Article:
How to Roast Peppers on a Gas Stove

Once peppers are roasted, their flavor takes on a deep, sometimes smoky flavor that adds great dimension to a dish. Salads, sauces, and many other dishes can benefit from their simple addition.

There are a variety of methods to roast peppers, ranging from an oven or a grill to a gas stove top. An oven or grill will probably be more effective to roast peppers. However, in this article, we’ll focus on the gas stove, and the peppers being roasted are Anaheim green chiles.


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    Cut ¾ of the stem off each pepper and insert a wooden (not plastic) chopstick through the stem, pushing until it is inserted into the pepper completely. The chopstick will serve as a skewer so you can rotate the peppers and remove them from the flame once they are done roasting. Alternately, you can forgo the chopsticks and use tongs instead.
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    Turn the gas stove to medium-high or high. You want a fairly large flame to ensure the quickest roasting time and sufficient blackening. Lower temperatures will require more gas and time to roast the peppers. You may want to line the stovetop with aluminum foil before lighting the flame, as this procedure can get messy.
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    Place the peppers on the burners, making sure they are close to the flame.
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    Leave the peppers over the flame, constantly monitoring them and listening for cracking noises. These noises simply tell you the skin is cracking and that the peppers are roasting. This is a good sign.
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    Rotate each pepper once the skin has blackened in a certain area. You should rotate the peppers so that the entire surface is black and crispy. Don’t worry about that pitch black color. The flesh underneath will be perfectly fine.
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    Remove peppers from the heat once they are totally blackened. There are several ways you can proceed to cool the peppers.

    • Put them in a paper bag and close it. This will steam the peppers and aid in removing the skins. You can also place the peppers in a bowl and cover with plastic wrap, or seal in a zip-top freezer bag, or put into a saucepan with the lid on.
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    • Alternatively, plunge them immediately into an ice water bath. The ice water will stop the cooking process and facilitate the removal of the peppers’ skins. This method, however, is more likely to pull flavor out of the peppers.
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    Rub the peppers between your fingers, or scrape off the skin with your hands. Once all the skin is off, place peppers on a cutting board.
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    Cut the tops off each pepper and slice down one side, exposing the inner seed cavity. Scrape off the white membrane and seeds and discard. This can also be done by hand under running water.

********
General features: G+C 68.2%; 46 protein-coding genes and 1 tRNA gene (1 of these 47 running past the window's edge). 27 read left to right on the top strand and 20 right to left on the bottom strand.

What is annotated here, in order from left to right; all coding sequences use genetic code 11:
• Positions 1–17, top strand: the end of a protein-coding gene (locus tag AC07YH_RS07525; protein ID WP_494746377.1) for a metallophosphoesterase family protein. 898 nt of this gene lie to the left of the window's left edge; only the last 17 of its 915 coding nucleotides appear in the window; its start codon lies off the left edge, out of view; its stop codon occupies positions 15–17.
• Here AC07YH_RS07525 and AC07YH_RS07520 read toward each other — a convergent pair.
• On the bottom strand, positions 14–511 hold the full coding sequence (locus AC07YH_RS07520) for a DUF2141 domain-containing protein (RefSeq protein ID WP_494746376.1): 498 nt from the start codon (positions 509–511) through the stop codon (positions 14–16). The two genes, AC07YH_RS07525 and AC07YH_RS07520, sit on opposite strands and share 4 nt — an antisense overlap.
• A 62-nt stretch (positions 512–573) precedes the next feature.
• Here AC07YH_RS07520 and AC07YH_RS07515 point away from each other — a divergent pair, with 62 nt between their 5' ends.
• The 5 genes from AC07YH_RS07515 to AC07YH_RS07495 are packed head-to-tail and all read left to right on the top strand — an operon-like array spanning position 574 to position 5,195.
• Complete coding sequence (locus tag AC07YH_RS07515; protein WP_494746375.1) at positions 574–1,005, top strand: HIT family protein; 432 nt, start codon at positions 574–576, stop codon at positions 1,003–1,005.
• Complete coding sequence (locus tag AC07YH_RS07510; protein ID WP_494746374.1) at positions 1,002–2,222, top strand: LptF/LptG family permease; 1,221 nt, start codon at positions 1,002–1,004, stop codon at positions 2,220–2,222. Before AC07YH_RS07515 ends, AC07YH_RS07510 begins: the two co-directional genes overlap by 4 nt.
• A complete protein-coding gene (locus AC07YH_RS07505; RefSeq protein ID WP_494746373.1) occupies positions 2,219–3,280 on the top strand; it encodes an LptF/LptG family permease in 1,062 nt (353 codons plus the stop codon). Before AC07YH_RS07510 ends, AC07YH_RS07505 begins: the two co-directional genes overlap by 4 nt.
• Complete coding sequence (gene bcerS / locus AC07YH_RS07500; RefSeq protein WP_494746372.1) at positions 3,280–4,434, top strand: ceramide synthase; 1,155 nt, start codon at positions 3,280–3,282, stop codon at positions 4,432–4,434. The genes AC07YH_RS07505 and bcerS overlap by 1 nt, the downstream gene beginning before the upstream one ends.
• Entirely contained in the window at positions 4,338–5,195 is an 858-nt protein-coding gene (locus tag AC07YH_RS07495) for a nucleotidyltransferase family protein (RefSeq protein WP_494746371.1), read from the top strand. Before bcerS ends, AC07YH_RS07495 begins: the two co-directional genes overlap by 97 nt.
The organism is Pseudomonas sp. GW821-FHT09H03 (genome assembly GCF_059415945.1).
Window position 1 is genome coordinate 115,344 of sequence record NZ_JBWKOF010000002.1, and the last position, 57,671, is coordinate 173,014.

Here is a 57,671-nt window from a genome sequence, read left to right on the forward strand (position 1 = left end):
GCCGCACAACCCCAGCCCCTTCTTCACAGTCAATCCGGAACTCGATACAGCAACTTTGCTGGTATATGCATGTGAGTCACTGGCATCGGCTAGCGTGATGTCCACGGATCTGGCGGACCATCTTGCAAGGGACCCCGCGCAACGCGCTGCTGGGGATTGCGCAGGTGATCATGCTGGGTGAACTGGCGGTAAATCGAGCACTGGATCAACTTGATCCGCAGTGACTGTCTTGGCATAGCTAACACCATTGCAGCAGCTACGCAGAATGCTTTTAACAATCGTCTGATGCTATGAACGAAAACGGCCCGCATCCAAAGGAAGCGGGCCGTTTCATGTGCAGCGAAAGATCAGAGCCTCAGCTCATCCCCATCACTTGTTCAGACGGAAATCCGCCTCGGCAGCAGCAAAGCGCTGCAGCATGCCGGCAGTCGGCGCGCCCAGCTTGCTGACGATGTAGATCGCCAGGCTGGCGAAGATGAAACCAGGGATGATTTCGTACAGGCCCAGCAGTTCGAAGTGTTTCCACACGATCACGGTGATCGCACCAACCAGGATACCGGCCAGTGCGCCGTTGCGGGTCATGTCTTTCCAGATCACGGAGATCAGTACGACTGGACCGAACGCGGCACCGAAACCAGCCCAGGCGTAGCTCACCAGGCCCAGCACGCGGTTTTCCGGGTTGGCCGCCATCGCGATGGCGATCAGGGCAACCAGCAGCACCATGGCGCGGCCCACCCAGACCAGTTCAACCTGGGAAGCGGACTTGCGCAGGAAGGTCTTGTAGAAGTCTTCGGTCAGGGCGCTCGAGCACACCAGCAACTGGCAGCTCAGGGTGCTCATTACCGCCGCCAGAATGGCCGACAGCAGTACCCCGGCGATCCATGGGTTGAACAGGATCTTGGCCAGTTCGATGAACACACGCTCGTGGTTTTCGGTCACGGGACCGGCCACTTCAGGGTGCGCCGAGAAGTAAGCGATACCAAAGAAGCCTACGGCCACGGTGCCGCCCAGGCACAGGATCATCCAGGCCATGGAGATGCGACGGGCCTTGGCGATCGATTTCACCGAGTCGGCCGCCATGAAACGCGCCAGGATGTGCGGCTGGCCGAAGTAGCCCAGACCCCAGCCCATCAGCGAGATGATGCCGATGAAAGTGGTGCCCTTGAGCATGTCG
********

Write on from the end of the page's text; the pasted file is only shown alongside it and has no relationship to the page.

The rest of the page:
• It's fine if a few bits of charred skin remain on the peppers. They'll add even more flavor.
  • Soak wooden skewers in warm water for 10 minutes before placing peppers on for roasting. This will help keep them from burning and breaking in the process.
  • Rinse off peppers before roasting. They might contain chemical and/or organic residues.
  • All kinds of peppers can be roasted. Red bells, green chile, and jalapenos are among the most common types of peppers roasted.
  • Washing hands in liquid soap and salt, or lemon juice, will help get rid of the smell and "hotness" on your hands and fingers.
  • If you don't have gloves, you can use a heavy-duty paper towel to remove skins. This works especially well if the peppers are really hot (in both heat and flavor).
  • Washing hands in a mix of oil (food oil) and soap before using the water, can reduce the "hotness" a lot - this is because the hot parts of the chili plants can not be dissolved with water


  • You may become addicted to the aroma that roasting green chiles produces. If so, you’ll probably spend more money than you should just to experience the scent over and over again.
  • Watch out if you are using wooden skewers, they may burn and start a fire!
  • MAKE SURE YOU NEVER touch your eyes after peeling hot, spicy peppers. It will severely irritate them for several minutes.
  • If roasting hot peppers, there are a few precautions.

    • Because the fumes can irritate your eyes, nose, and lungs, you may want to consider wearing goggles or a mask if this becomes a problem.
    • Wear gloves. Once the hot oils settle into your skin, there's not much you can do to get rid of the burning pain but wait. Only time (12-24 hours depending on the strength of the oils) will allow it to wear off. At the very least, use gloves when removing the seeds, but if you don’t have a pair lying around, make sure to wash your hands before touching anything else, especially your eyes.
    • Also, make sure the kitchen is well ventilated so noxious fumes can leave.

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